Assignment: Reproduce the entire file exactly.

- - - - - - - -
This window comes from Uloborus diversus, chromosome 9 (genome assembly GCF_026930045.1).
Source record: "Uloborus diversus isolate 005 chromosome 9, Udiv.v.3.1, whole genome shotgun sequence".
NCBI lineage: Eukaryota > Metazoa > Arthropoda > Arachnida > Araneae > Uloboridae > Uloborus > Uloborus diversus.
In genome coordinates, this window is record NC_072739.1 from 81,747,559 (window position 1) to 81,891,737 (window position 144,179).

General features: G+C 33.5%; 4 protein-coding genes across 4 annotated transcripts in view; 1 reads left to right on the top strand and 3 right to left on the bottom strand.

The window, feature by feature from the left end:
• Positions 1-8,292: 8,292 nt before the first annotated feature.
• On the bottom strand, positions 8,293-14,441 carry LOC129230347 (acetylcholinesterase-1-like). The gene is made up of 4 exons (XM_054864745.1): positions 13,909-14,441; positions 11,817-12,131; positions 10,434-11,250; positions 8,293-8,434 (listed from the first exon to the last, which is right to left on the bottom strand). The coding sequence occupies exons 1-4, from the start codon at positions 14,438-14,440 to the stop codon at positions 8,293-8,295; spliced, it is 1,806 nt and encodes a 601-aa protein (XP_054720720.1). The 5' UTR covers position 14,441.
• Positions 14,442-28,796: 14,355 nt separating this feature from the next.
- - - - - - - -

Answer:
This window comes from Uloborus diversus, chromosome 9 (genome assembly GCF_026930045.1).
Source record: "Uloborus diversus isolate 005 chromosome 9, Udiv.v.3.1, whole genome shotgun sequence".
NCBI lineage: Eukaryota > Metazoa > Arthropoda > Arachnida > Araneae > Uloboridae > Uloborus > Uloborus diversus.
In genome coordinates, this window is record NC_072739.1 from 81,747,559 (window position 1) to 81,891,737 (window position 144,179).

General features: G+C 33.5%; 4 protein-coding genes across 4 annotated transcripts in view; 1 reads left to right on the top strand and 3 right to left on the bottom strand.

The window, feature by feature from the left end:
• Positions 1-8,292: 8,292 nt before the first annotated feature.
• On the bottom strand, positions 8,293-14,441 carry LOC129230347 (acetylcholinesterase-1-like). The gene is made up of 4 exons (XM_054864745.1): positions 13,909-14,441; positions 11,817-12,131; positions 10,434-11,250; positions 8,293-8,434 (listed from the first exon to the last, which is right to left on the bottom strand). The coding sequence occupies exons 1-4, from the start codon at positions 14,438-14,440 to the stop codon at positions 8,293-8,295; spliced, it is 1,806 nt and encodes a 601-aa protein (XP_054720720.1). The 5' UTR covers position 14,441.
• Positions 14,442-28,796: 14,355 nt separating this feature from the next.